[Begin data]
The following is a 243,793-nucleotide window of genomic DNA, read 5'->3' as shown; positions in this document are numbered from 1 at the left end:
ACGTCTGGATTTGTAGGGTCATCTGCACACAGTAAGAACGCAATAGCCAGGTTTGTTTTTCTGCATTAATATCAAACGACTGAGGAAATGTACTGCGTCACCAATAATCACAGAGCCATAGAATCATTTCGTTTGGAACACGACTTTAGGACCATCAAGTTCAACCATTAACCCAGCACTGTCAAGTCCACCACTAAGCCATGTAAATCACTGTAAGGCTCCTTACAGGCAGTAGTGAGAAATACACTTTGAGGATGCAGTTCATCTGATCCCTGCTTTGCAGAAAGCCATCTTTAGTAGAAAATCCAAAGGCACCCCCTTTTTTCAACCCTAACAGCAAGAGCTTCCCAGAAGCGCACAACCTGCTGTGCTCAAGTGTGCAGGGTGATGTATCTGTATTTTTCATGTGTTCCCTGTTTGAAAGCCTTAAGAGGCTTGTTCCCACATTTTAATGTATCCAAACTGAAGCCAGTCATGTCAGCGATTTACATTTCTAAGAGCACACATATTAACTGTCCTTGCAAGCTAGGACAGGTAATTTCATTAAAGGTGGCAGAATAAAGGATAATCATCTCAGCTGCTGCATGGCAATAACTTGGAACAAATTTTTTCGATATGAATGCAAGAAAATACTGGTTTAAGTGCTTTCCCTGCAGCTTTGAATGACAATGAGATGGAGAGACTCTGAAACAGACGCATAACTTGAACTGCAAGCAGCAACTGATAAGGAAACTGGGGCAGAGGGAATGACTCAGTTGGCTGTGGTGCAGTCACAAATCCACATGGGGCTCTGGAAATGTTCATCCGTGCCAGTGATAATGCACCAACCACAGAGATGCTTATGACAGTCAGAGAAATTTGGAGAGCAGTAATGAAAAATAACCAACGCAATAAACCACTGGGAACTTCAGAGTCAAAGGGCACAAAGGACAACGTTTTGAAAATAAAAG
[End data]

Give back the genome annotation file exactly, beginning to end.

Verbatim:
The following is a 243,793-nucleotide window of genomic DNA, read 5'->3' as shown; positions in this document are numbered from 1 at the left end:
ACGTCTGGATTTGTAGGGTCATCTGCACACAGTAAGAACGCAATAGCCAGGTTTGTTTTTCTGCATTAATATCAAACGACTGAGGAAATGTACTGCGTCACCAATAATCACAGAGCCATAGAATCATTTCGTTTGGAACACGACTTTAGGACCATCAAGTTCAACCATTAACCCAGCACTGTCAAGTCCACCACTAAGCCATGTAAATCACTGTAAGGCTCCTTACAGGCAGTAGTGAGAAATACACTTTGAGGATGCAGTTCATCTGATCCCTGCTTTGCAGAAAGCCATCTTTAGTAGAAAATCCAAAGGCACCCCCTTTTTTCAACCCTAACAGCAAGAGCTTCCCAGAAGCGCACAACCTGCTGTGCTCAAGTGTGCAGGGTGATGTATCTGTATTTTTCATGTGTTCCCTGTTTGAAAGCCTTAAGAGGCTTGTTCCCACATTTTAATGTATCCAAACTGAAGCCAGTCATGTCAGCGATTTACATTTCTAAGAGCACACATATTAACTGTCCTTGCAAGCTAGGACAGGTAATTTCATTAAAGGTGGCAGAATAAAGGATAATCATCTCAGCTGCTGCATGGCAATAACTTGGAACAAATTTTTTCGATATGAATGCAAGAAAATACTGGTTTAAGTGCTTTCCCTGCAGCTTTGAATGACAATGAGATGGAGAGACTCTGAAACAGACGCATAACTTGAACTGCAAGCAGCAACTGATAAGGAAACTGGGGCAGAGGGAATGACTCAGTTGGCTGTGGTGCAGTCACAAATCCACATGGGGCTCTGGAAATGTTCATCCGTGCCAGTGATAATGCACCAACCACAGAGATGCTTATGACAGTCAGAGAAATTTGGAGAGCAGTAATGAAAAATAACCAACGCAATAAACCACTGGGAACTTCAGAGTCAAAGGGCACAAAGGACAACGTTTTGAAAATAAAAG